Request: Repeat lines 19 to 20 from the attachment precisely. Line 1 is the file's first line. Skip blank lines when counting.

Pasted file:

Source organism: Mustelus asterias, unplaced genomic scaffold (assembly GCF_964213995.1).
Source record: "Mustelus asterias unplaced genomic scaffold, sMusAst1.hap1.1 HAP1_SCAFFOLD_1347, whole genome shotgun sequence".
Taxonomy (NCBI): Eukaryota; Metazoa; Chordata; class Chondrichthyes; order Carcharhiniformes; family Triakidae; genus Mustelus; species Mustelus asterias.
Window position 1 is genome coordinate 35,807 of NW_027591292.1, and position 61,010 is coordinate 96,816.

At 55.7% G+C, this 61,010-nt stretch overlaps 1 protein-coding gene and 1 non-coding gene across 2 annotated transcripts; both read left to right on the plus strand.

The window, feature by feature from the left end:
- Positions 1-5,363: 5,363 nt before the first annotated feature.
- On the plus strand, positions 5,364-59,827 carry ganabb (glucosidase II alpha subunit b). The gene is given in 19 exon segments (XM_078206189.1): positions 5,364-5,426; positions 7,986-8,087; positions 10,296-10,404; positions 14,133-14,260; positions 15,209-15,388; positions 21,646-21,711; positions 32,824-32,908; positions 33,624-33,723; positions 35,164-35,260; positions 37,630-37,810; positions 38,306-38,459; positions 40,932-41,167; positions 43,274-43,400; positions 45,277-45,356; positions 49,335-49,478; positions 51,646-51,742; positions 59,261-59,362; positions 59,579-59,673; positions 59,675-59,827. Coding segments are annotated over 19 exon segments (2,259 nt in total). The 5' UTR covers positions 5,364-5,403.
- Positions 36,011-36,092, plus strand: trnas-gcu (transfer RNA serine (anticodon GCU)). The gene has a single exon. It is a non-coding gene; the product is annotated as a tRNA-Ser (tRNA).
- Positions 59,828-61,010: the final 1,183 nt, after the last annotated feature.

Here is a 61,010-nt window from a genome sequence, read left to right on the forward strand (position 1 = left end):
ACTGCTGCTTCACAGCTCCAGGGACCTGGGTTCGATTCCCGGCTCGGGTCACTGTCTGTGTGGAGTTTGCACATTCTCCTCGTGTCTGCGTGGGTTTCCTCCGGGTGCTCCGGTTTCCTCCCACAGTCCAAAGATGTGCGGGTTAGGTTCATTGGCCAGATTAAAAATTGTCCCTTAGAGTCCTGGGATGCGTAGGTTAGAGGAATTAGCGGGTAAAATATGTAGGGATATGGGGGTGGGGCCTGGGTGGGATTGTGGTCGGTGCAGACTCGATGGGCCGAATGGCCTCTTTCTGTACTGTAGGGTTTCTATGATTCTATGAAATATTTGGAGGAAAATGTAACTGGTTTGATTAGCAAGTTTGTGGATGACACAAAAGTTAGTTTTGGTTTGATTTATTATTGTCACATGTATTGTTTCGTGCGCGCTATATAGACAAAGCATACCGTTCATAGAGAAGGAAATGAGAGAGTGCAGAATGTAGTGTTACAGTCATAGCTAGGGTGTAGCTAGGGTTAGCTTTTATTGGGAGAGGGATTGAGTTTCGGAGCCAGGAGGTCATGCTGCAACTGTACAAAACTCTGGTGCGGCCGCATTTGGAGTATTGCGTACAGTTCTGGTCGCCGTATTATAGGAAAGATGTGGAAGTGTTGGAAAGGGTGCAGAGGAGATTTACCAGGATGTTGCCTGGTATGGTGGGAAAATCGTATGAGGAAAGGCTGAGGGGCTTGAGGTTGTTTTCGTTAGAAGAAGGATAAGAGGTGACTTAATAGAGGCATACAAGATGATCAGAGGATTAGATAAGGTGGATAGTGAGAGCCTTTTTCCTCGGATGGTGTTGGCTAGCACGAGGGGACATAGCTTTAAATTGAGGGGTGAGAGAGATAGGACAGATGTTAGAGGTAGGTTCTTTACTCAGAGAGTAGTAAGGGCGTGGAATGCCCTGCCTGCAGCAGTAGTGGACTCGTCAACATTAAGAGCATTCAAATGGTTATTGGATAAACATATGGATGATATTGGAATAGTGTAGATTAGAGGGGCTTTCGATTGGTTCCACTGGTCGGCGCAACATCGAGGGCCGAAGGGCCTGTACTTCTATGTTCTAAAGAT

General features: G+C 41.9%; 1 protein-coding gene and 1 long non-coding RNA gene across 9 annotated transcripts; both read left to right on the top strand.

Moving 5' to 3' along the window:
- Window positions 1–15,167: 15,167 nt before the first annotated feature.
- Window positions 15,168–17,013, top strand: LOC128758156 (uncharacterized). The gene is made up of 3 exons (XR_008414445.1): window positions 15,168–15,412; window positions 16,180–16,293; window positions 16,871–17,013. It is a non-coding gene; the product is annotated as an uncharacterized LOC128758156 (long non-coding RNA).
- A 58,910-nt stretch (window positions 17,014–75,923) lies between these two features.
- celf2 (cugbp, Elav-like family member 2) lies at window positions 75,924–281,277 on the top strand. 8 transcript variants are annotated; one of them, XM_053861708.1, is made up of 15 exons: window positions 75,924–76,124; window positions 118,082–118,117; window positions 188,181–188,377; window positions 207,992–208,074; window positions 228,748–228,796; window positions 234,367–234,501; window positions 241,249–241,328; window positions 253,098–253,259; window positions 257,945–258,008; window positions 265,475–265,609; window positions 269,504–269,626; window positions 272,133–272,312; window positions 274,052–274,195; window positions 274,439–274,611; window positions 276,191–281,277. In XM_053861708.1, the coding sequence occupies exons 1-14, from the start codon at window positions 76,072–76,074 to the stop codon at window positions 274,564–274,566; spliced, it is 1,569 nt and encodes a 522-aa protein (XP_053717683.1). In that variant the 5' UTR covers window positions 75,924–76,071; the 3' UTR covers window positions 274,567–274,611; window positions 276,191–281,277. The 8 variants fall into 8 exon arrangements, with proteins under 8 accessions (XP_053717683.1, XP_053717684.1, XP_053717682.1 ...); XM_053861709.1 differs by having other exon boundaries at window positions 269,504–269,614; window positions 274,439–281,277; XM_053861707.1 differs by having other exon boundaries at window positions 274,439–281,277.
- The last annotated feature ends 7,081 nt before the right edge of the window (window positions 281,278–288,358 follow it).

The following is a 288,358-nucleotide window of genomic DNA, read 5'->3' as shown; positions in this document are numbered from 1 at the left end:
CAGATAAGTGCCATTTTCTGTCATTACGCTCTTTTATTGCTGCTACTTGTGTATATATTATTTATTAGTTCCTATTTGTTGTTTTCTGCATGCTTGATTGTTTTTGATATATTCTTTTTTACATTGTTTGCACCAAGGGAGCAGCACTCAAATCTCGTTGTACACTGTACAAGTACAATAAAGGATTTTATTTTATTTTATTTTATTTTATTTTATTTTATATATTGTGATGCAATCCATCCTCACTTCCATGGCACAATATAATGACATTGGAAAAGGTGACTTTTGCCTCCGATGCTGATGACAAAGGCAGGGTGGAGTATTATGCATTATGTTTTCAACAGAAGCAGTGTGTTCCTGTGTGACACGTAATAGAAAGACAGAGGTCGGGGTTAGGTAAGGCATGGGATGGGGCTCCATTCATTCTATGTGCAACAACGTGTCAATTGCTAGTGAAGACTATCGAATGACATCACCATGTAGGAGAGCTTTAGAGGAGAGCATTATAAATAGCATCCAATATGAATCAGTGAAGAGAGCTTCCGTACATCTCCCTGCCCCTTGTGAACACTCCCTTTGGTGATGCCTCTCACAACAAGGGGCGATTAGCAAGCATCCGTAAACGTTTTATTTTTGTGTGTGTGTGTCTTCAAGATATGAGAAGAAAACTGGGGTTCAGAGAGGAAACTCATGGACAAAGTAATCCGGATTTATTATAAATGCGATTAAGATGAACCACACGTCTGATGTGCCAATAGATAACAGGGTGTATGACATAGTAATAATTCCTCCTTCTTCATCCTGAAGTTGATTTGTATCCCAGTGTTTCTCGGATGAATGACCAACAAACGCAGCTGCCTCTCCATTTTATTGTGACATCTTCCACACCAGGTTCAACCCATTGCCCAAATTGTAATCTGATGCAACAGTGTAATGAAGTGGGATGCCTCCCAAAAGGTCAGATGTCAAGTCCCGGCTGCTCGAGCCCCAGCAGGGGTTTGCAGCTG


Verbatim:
- The last annotated feature ends 7,081 nt before the right edge of the window (window positions 281,278–288,358 follow it).

The following is a 288,358-nucleotide window of genomic DNA, read 5'->3' as shown; positions in this document are numbered from 1 at the left end: